Across our 14-game test suite, the overall performance difference between Windows 10 and Windows 11 at three resolutions was less than one percent. There was one instance where Win10 was 4% faster (RTX 3080 Ti in Far Cry 6), and Assassin's Creed Valhalla was consistently 3% faster, but a few minor anomalies are to be expected. Sometimes Windows 10 was a bit faster and sometimes Windows 11 came out ahead, but in practice there wasn't any significant change.

The minimum fps (technically 99th percentile frametime converted to fps) results show a bit more variability, but that's always the case. Here we see an instance (Strange Brigade on the RTX 3080 Ti) where Win10 beat Win11 by 10%, and there are a few other cases of 5% differences, but a single frame or two rendering slowly can easily skew the results. That's why we don't place as much emphasis on minimum fps.

Interestingly, the RX 6900 XT was far more consistent in its performance across the two versions of Windows, where average fps was within 0.3% overall, and the biggest differences were still less than 2%. Even the minimum fps only had up to a 5.5% difference, and in that case, it was Windows 11 coming out ahead.

If you prefer seeing things in chart form rather than the above tables, here's a gallery of all 45 of the 1080p, 1440p, and 4K results. (Note: The above table uses the geometric mean for average, where all values are given equal weight, while the 14 game average charts below use the arithmetic mean and can skew due to "outlier" results.)

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Windows 10 vs Windows 11 GPU performance charts

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Windows 10 vs Windows 11 GPU performance charts

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Windows 10 vs Windows 11 GPU performance charts

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Windows 10 vs Windows 11 GPU performance charts

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Windows 10 vs Windows 11 GPU performance charts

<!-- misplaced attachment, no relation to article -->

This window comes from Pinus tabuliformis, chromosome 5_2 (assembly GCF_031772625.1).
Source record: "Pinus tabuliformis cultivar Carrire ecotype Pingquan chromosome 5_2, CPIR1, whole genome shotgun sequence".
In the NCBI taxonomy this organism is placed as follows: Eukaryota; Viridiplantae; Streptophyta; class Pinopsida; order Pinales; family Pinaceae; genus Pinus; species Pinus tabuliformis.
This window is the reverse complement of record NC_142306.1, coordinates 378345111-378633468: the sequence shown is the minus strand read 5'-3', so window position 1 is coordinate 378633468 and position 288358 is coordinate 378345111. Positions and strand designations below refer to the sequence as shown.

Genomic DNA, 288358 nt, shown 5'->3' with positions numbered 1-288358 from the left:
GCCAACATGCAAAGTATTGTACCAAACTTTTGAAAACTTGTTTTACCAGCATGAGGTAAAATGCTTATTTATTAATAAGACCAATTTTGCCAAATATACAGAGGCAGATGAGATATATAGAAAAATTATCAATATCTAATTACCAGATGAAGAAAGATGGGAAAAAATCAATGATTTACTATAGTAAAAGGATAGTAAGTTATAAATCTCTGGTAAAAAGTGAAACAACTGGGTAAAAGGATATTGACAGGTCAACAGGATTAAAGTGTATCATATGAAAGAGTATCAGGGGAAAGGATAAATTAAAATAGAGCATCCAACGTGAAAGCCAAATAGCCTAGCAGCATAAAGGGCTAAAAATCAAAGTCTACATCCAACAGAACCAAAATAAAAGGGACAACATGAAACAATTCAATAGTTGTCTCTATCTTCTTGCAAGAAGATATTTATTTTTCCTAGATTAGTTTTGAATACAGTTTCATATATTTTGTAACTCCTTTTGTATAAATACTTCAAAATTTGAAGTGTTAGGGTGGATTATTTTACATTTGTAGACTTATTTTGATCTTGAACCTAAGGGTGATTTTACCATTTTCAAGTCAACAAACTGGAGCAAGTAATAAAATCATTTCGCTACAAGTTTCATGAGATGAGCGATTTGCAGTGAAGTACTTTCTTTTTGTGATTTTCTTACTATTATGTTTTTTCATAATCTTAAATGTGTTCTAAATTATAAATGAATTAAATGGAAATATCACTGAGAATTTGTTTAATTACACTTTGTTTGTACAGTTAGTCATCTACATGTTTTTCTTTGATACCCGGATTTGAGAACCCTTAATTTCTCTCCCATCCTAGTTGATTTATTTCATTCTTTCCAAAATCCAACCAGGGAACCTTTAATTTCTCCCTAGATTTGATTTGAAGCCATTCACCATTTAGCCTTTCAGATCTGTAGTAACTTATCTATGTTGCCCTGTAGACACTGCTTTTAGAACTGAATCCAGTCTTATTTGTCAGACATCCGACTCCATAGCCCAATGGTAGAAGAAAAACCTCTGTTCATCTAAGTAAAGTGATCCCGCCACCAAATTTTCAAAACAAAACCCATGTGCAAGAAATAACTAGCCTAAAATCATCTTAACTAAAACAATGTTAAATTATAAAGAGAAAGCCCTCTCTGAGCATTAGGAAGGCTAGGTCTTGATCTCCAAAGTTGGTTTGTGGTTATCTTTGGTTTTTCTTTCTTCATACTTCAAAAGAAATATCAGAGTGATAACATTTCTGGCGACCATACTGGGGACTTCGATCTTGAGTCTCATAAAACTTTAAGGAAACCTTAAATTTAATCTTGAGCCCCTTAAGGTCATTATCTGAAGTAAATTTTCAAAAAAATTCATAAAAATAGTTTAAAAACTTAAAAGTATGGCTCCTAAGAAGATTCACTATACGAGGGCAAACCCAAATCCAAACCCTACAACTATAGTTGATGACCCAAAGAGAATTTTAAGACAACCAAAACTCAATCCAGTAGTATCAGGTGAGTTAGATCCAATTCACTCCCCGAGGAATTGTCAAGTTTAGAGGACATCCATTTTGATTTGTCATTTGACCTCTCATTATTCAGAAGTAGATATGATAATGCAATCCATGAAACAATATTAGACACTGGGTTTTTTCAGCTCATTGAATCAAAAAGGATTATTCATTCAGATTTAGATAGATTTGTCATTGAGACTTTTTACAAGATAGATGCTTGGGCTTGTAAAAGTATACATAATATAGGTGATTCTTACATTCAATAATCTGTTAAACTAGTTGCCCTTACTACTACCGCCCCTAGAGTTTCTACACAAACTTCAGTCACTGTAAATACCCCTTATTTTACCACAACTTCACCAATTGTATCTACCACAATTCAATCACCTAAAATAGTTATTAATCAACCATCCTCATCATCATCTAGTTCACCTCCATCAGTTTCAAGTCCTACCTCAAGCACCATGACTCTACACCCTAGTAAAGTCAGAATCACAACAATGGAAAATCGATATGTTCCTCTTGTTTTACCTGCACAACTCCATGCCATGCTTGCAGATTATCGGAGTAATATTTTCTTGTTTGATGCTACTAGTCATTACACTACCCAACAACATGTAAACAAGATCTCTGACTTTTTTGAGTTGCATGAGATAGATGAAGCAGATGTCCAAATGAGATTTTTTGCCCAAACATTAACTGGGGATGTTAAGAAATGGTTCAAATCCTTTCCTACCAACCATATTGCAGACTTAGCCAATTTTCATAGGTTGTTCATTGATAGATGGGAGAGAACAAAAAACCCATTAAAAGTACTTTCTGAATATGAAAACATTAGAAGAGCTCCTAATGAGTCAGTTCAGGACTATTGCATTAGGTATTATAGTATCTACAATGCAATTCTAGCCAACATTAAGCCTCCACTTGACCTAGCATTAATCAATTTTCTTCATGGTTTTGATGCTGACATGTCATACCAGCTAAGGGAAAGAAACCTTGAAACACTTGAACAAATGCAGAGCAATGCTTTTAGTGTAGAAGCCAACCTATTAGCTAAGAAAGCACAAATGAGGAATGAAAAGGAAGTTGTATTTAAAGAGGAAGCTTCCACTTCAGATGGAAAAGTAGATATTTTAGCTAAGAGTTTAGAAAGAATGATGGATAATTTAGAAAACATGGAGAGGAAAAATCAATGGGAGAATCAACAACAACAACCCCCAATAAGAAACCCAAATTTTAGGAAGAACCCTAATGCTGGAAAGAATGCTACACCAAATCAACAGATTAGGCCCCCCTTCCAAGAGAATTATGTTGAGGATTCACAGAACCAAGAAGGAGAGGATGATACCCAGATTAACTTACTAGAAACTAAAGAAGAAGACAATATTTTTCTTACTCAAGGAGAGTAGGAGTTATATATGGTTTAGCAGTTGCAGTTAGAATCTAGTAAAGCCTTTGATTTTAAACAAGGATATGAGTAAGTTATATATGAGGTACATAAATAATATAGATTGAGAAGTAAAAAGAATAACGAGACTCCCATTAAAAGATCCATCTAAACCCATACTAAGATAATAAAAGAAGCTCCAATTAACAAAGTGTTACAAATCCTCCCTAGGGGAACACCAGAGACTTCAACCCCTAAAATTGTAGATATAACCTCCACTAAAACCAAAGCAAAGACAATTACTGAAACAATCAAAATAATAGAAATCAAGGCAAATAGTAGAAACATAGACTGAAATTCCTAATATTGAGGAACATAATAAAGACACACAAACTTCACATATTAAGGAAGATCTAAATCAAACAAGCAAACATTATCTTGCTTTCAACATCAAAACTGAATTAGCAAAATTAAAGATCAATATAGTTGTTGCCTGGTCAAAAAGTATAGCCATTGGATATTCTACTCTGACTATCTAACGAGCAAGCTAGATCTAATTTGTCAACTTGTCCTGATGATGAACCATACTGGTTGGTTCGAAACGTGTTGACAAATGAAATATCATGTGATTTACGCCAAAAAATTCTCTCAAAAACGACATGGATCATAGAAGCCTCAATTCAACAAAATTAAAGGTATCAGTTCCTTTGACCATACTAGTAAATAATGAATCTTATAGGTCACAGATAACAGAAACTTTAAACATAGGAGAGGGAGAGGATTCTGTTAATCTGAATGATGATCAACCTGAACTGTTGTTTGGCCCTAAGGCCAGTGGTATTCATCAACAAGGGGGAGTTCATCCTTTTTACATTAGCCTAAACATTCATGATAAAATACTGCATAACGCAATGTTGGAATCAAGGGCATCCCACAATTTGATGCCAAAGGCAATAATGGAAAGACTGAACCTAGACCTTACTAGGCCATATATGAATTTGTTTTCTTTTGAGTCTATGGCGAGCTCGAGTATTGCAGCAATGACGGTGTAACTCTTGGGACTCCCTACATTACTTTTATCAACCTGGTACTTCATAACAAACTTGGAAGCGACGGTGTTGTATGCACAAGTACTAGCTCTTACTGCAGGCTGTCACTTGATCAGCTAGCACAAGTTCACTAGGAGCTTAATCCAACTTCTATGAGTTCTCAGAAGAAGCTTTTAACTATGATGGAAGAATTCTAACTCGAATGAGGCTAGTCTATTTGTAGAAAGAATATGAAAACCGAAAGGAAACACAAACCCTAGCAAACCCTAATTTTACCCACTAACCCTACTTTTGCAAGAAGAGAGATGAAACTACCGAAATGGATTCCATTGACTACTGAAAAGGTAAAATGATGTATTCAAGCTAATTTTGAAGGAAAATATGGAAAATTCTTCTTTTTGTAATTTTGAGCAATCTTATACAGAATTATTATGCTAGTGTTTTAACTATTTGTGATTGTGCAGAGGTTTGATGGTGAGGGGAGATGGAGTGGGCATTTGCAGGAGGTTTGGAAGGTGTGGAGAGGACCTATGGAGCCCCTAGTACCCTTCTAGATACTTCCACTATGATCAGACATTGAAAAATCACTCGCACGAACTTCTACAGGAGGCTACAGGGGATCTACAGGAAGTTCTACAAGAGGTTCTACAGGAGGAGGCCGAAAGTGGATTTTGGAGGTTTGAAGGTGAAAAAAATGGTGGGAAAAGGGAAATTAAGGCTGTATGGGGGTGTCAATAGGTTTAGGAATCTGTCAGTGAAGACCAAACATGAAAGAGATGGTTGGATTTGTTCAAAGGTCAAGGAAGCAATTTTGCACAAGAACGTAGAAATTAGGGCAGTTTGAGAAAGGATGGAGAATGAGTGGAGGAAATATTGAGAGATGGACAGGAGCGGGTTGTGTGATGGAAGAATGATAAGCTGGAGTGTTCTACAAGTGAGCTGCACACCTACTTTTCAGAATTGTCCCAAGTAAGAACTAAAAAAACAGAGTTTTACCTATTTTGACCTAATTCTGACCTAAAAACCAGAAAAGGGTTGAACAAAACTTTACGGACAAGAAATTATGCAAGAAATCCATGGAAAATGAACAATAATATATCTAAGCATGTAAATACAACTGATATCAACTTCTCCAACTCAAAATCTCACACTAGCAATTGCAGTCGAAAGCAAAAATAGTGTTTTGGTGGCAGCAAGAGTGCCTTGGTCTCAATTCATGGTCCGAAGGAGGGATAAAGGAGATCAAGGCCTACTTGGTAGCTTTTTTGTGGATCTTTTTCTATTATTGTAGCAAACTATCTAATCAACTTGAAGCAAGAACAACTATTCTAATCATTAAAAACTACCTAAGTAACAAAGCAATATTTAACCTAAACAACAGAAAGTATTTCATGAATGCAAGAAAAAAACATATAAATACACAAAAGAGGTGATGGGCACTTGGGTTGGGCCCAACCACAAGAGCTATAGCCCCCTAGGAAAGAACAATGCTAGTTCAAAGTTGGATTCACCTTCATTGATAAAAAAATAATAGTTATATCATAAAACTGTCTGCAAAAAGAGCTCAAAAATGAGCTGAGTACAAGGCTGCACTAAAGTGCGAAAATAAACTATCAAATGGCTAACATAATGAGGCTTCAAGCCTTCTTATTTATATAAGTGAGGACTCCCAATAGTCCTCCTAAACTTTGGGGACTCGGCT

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While these results are boring in general, they're good news because I'd hate to see the new OS penalize or benefit performance. Hopefully, Microsoft will walk back some of the UI changes, or maybe I'll just need to execute my own workarounds. Either way, my new Alder Lake build will basically require Windows 11, plus retesting all the GPUs on our new 2022 test suite. So that's how I'll spend much of January, I think.

If you're curious, I'm planning on using the following games for the coming year of graphics card reviews: Borderlands 3, Dirt 5, Far Cry 6, Flight Simulator, Forza Horizon 5, Horizon Zero Dawn, Red Dead Redemption 2, and Watch Dogs Legion. Note that seven of those use DirectX 12, with Red Dead being the sole Vulkan representative—and there are no DirectX 11 games in the list. I'll also use a somewhat different suite for ray tracing tests: Bright Memory Infinite, Control, Cyberpunk 2077, Far Cry 6, Fortnite, Metro Exodus Enhanced, Minecraft, and Watch Dogs Legion, with the goal being to use games that show some real visual benefits from enabling ray tracing. (Feel free to comment below if you think I've missed any game that warrants inclusion.)

Jarred Walton

Jarred Walton is a senior editor at Tom's Hardware focusing on everything GPU. He has been working as a tech journalist since 2004, writing for AnandTech, Maximum PC, and PC Gamer. From the first S3 Virge '3D decelerators' to today's GPUs, Jarred keeps up with all the latest graphics trends and is the one to ask about game performance.